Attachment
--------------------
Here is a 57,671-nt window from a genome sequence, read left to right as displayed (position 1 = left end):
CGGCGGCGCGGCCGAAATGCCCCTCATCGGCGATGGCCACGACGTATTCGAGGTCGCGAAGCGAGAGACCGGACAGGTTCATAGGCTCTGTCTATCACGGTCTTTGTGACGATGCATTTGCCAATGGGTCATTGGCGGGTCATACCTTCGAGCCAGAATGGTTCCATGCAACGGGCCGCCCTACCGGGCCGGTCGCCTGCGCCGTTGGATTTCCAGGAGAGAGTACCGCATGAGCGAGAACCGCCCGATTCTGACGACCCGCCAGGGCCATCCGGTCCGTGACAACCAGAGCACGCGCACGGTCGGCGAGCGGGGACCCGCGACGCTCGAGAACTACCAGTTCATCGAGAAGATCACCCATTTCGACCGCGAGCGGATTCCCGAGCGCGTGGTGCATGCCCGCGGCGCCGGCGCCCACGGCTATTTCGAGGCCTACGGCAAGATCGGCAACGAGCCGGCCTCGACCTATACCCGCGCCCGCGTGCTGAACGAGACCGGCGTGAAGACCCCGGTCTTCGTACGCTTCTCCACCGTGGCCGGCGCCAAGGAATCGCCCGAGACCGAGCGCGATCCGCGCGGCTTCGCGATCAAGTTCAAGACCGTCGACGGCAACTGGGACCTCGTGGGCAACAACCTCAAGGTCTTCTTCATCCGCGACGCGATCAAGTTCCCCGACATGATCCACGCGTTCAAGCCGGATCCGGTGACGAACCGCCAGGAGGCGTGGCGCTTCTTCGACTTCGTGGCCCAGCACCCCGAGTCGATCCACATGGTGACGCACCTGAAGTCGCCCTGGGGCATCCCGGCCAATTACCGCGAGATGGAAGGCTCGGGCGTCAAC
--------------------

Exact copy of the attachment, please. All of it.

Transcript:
Here is a 57,671-nt window from a genome sequence, read left to right as displayed (position 1 = left end):
CGGCGGCGCGGCCGAAATGCCCCTCATCGGCGATGGCCACGACGTATTCGAGGTCGCGAAGCGAGAGACCGGACAGGTTCATAGGCTCTGTCTATCACGGTCTTTGTGACGATGCATTTGCCAATGGGTCATTGGCGGGTCATACCTTCGAGCCAGAATGGTTCCATGCAACGGGCCGCCCTACCGGGCCGGTCGCCTGCGCCGTTGGATTTCCAGGAGAGAGTACCGCATGAGCGAGAACCGCCCGATTCTGACGACCCGCCAGGGCCATCCGGTCCGTGACAACCAGAGCACGCGCACGGTCGGCGAGCGGGGACCCGCGACGCTCGAGAACTACCAGTTCATCGAGAAGATCACCCATTTCGACCGCGAGCGGATTCCCGAGCGCGTGGTGCATGCCCGCGGCGCCGGCGCCCACGGCTATTTCGAGGCCTACGGCAAGATCGGCAACGAGCCGGCCTCGACCTATACCCGCGCCCGCGTGCTGAACGAGACCGGCGTGAAGACCCCGGTCTTCGTACGCTTCTCCACCGTGGCCGGCGCCAAGGAATCGCCCGAGACCGAGCGCGATCCGCGCGGCTTCGCGATCAAGTTCAAGACCGTCGACGGCAACTGGGACCTCGTGGGCAACAACCTCAAGGTCTTCTTCATCCGCGACGCGATCAAGTTCCCCGACATGATCCACGCGTTCAAGCCGGATCCGGTGACGAACCGCCAGGAGGCGTGGCGCTTCTTCGACTTCGTGGCCCAGCACCCCGAGTCGATCCACATGGTGACGCACCTGAAGTCGCCCTGGGGCATCCCGGCCAATTACCGCGAGATGGAAGGCTCGGGCGTCAAC